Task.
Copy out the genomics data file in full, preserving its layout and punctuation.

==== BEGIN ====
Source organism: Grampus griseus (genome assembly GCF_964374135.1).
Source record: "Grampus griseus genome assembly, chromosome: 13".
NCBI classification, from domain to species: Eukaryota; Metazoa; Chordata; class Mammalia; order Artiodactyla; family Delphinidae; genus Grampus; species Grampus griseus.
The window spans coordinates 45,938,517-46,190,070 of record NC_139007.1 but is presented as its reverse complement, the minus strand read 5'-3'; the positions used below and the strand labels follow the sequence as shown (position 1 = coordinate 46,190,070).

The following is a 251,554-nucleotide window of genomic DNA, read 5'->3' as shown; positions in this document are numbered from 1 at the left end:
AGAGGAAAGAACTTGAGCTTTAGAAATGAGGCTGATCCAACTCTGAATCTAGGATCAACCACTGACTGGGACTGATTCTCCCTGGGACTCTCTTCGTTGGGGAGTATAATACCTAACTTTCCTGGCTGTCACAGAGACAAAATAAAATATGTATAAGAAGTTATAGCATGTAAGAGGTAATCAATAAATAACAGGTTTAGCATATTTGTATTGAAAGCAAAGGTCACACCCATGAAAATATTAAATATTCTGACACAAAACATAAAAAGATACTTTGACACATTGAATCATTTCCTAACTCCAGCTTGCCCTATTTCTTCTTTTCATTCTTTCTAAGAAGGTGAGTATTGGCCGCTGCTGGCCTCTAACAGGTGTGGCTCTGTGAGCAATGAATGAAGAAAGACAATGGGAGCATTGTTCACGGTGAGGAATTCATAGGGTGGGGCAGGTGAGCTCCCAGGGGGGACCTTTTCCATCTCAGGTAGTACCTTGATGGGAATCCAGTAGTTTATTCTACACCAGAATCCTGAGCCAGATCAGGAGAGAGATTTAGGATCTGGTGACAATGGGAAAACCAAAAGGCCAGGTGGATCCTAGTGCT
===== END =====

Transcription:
Source organism: Grampus griseus (genome assembly GCF_964374135.1).
Source record: "Grampus griseus genome assembly, chromosome: 13".
NCBI classification, from domain to species: Eukaryota; Metazoa; Chordata; class Mammalia; order Artiodactyla; family Delphinidae; genus Grampus; species Grampus griseus.
The window spans coordinates 45,938,517-46,190,070 of record NC_139007.1 but is presented as its reverse complement, the minus strand read 5'-3'; the positions used below and the strand labels follow the sequence as shown (position 1 = coordinate 46,190,070).

The following is a 251,554-nucleotide window of genomic DNA, read 5'->3' as shown; positions in this document are numbered from 1 at the left end:
AGAGGAAAGAACTTGAGCTTTAGAAATGAGGCTGATCCAACTCTGAATCTAGGATCAACCACTGACTGGGACTGATTCTCCCTGGGACTCTCTTCGTTGGGGAGTATAATACCTAACTTTCCTGGCTGTCACAGAGACAAAATAAAATATGTATAAGAAGTTATAGCATGTAAGAGGTAATCAATAAATAACAGGTTTAGCATATTTGTATTGAAAGCAAAGGTCACACCCATGAAAATATTAAATATTCTGACACAAAACATAAAAAGATACTTTGACACATTGAATCATTTCCTAACTCCAGCTTGCCCTATTTCTTCTTTTCATTCTTTCTAAGAAGGTGAGTATTGGCCGCTGCTGGCCTCTAACAGGTGTGGCTCTGTGAGCAATGAATGAAGAAAGACAATGGGAGCATTGTTCACGGTGAGGAATTCATAGGGTGGGGCAGGTGAGCTCCCAGGGGGGACCTTTTCCATCTCAGGTAGTACCTTGATGGGAATCCAGTAGTTTATTCTACACCAGAATCCTGAGCCAGATCAGGAGAGAGATTTAGGATCTGGTGACAATGGGAAAACCAAAAGGCCAGGTGGATCCTAGTGCT